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|The Meat||Jack London|
|Page 2 of 4||
"We've got the immortal cinch on them two babes," Shorty expounded. "They can give orders an' shed mazuma, but, as you say, they're plum babes. If we're goin' to Dawson, we got to take charge of this here outfit."
They looked at each other.
"It's a go," said Kit, as his hand went out in ratification.
In the morning, long before daylight, Shorty issued his call.
"Come on!" he roared. "Tumble out, you sleepers! Here's your coffee! Kick in to it! We're goin' to make a start!"
Grumbling and complaining, Stine and Sprague were forced to get under way two hours earlier than ever before. If anything, the gale was stiffer, and in a short time every man's face was iced up, while the oars were heavy with ice. Three hours they struggled, and four, one man steering, one chopping ice, two toiling at the oars, and each taking his various turns. The north-west shore loomed nearer and nearer. The gale blew even harder, and at last Sprague pulled in his oar in token of surrender. Shorty sprang to it, though his relief had only begun.
"Chop ice," he said, handing Sprague the hatchet.
"But what's the use?" the other whined. "We can't make it. We're going to turn back."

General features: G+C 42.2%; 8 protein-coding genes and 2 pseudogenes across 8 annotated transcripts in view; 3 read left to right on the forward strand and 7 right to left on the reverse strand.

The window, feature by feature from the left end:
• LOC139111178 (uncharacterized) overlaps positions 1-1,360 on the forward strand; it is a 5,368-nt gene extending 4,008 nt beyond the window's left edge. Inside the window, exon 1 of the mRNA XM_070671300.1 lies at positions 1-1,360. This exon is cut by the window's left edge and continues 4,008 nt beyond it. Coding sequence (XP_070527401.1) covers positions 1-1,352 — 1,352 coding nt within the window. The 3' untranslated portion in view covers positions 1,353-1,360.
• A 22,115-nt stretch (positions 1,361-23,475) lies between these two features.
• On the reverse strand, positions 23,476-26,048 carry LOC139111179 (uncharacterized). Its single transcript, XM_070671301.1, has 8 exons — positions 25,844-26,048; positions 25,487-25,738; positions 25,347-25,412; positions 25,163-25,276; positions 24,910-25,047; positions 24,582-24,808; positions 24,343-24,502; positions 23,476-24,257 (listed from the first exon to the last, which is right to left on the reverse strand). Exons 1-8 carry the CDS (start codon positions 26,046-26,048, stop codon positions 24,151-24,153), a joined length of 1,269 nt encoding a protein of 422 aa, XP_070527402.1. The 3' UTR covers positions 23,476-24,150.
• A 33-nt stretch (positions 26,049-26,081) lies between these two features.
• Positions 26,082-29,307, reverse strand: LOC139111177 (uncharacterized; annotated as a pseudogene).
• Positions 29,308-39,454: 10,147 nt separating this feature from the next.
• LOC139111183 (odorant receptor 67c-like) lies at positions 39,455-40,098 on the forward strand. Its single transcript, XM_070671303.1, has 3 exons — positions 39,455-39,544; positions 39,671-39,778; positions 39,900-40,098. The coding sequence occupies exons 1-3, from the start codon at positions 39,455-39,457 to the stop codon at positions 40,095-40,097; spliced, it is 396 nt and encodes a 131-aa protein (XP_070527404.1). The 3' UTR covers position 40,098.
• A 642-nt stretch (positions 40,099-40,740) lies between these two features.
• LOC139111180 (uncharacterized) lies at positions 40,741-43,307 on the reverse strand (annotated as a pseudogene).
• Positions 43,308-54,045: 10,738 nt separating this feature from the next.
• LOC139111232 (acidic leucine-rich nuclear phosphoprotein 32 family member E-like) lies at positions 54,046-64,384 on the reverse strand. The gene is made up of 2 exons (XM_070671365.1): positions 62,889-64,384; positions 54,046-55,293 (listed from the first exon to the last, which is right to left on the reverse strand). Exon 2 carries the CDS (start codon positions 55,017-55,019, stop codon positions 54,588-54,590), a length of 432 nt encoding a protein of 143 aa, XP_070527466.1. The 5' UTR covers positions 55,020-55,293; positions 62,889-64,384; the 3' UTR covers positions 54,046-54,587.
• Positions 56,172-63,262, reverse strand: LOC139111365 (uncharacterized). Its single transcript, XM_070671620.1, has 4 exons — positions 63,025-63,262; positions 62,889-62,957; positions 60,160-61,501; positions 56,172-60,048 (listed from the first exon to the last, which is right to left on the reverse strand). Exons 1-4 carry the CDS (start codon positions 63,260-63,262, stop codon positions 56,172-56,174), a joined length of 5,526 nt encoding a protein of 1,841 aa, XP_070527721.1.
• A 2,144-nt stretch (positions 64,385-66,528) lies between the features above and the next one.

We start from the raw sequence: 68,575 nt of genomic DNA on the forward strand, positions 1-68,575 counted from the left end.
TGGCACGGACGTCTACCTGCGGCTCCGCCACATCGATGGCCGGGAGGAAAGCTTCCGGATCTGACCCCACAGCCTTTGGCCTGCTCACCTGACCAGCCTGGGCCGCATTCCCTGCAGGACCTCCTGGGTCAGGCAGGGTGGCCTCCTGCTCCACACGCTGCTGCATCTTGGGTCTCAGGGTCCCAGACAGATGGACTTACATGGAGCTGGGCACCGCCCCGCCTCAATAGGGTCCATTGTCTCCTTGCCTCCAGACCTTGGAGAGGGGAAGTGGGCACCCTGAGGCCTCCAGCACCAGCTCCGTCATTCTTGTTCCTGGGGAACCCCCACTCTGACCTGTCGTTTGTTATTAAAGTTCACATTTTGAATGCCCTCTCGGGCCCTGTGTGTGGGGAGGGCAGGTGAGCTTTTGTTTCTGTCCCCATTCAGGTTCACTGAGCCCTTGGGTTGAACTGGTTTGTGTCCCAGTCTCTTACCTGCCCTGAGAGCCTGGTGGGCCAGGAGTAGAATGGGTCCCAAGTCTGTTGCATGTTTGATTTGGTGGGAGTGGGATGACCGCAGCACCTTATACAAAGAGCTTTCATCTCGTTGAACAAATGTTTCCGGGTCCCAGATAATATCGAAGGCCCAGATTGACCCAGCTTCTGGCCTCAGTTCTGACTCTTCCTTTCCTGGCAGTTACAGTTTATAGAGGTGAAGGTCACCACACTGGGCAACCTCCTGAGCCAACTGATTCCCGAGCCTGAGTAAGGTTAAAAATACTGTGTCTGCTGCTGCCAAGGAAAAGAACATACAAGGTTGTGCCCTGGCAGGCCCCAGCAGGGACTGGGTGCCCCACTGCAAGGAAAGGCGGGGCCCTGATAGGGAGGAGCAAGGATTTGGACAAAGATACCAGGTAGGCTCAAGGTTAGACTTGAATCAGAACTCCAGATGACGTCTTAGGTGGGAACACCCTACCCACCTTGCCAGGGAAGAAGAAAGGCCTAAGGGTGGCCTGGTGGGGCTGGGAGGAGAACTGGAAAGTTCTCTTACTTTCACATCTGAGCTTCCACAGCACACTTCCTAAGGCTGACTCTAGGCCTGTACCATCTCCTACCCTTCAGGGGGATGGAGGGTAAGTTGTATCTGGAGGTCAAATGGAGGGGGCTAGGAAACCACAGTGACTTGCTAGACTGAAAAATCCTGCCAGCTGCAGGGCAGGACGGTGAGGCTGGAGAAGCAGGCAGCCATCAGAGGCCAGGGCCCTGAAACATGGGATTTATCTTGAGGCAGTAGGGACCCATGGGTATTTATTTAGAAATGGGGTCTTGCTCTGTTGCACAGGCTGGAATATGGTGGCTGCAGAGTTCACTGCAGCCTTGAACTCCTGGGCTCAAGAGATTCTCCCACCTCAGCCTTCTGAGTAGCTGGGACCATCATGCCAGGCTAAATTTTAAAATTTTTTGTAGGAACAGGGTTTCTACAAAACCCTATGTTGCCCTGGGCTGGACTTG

"We're going on," said Shorty. "Chop ice. An' when you feel better you can spell me."
It was heart-breaking toil, but they gained the shore, only to find it composed of surge-beaten rocks and cliffs, with no place to land.
"I told you so," Sprague whimpered.
"You never peeped," Shorty answered.
"We're going back."
Nobody spoke, and Kit held the boat into the seas as they skirted the forbidding shore. Sometimes they gained no more than a foot to the stroke, and there were times when two or three strokes no more than enabled them to hold their own. He did his best to hearten the two weaklings. He pointed out that the boats which had won to this shore had never come back. Perforce, he argued, they had found a shelter somewhere ahead. Another hour they laboured, and a second.
"If you fellows put into your oars some of that coffee you swig in your blankets, we'd make it," was Shorty's encouragement. "You're just goin' through the motions an' not pullin' a pound."
A few minutes later Sprague drew in his oar.
"I'm finished," he said, and there were tears in his voice.
"So are the rest of us," Kit answered, himself ready to cry or to commit murder, so great was his exhaustion. "But we're going on just the same."
"We're going back. Turn the boat around."
"Shorty, if he won't pull, take that oar yourself," Kit commanded.
"Sure," was the answer. "He can chop ice."
But Sprague refused to give over the oar; Stine had ceased rowing, and the boat was drifting backward.
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